Smartphones to Overtake Feature Phones in U.S. by 2011
Smartphones are rapidly growing in popularity and acceptance and will likely surpass the feature phone -- standard phone handsets with a few extra bells and whistles like basic e-mail and some games -- some time next year.
That's the projection from Nielsen Company, which found that smartphone growth is continuing to accelerate. Smartphones accounted for 21 percent of wireless subscribers at the end of 2009, but 45 percent of people surveyed said their next device will be a smartphone.
Mobile Applications Explosion
For the most part, Nielsen attributes the shift to smartphones to a groundswell of new smartphone devices, in particular the iPhone, BlackBerry and Android phones, plus an "explosion" of new applications for them and the significant and continued decrease in the prices of those phones and carriers' data plans.
Nielsen found smartphones show higher application usage than feature phones even at the level of basic, built-in applications, and that the mobile applications are as much a part of the user experience as voice. For example, 14 percent of feature phone owners use their phone for only voice communications, but just 3 percent of smartphone owners are using it just to talk.
Conversely, 50 percent of smartphone users take advantage of a Wi-Fi network, while only 5 percent of feature phone users are employing it.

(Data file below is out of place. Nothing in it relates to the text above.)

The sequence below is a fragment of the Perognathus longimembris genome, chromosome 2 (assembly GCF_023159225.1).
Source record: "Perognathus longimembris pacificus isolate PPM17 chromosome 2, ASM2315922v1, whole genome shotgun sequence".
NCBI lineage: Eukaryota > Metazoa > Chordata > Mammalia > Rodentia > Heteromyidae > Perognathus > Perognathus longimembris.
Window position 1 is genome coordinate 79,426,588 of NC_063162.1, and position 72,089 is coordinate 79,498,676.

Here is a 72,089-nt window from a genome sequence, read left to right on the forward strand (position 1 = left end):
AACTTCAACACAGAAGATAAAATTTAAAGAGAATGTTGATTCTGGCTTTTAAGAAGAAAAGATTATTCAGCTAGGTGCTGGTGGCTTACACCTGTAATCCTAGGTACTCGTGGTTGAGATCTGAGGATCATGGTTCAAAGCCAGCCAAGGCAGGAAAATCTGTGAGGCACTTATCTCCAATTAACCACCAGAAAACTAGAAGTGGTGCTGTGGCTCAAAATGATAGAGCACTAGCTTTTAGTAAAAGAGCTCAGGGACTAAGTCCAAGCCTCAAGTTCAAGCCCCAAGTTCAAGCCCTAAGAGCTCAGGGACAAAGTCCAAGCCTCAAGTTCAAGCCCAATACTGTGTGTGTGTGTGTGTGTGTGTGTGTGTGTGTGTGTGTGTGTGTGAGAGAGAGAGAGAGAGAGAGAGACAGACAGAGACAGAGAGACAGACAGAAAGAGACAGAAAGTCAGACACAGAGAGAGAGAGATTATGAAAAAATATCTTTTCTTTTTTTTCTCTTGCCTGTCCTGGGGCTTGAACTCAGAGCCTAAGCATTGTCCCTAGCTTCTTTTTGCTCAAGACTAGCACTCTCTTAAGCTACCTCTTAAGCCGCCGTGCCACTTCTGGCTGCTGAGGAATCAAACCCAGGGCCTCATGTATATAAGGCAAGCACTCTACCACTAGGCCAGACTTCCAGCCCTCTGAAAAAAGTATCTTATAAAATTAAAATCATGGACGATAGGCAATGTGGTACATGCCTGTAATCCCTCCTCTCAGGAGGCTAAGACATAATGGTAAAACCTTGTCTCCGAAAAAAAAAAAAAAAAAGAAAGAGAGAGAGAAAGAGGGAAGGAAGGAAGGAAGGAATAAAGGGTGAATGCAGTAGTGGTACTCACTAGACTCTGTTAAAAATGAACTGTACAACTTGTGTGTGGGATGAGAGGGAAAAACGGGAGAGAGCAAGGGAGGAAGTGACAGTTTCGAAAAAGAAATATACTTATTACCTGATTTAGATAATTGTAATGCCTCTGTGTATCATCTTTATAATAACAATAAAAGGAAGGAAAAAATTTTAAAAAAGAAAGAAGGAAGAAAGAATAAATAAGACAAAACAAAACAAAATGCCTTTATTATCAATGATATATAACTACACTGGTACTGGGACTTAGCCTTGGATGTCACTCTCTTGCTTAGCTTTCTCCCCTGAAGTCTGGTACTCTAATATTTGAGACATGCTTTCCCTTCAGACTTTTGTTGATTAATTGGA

In a previous survey released earlier in the week, Nielsen found only 12 percent of feature phone owners have downloaded an app in the past 30 days, while 46 percent of smartphone owners have downloaded an application in the past month.
Falling quickly out of favor were Microsoft and Palm, which lost 7 percent and 5 percent marketshare, respectively. Nokia's Symbian OS continues to struggle with single-digit market share.
Smartphones are also engendering considerable loyalty. Approximately 77 percent of new smartphone buyers remained loyal to their wireless operator, while 18 percent switched to a new provider to get their new smartphone. Nielsen found that the percentage of people who switched carriers and got a new smartphone is no higher than that of the average non-smartphone wireless subscriber.
"This indicates that the portfolio of the wireless carriers in general is robust enough to prevent any widespread smartphone flight from one carrier to the other, with very few exceptions," Roger Entner, senior vice president of research and insights in Nielsen's Telecom Practice division, said in a blog post.
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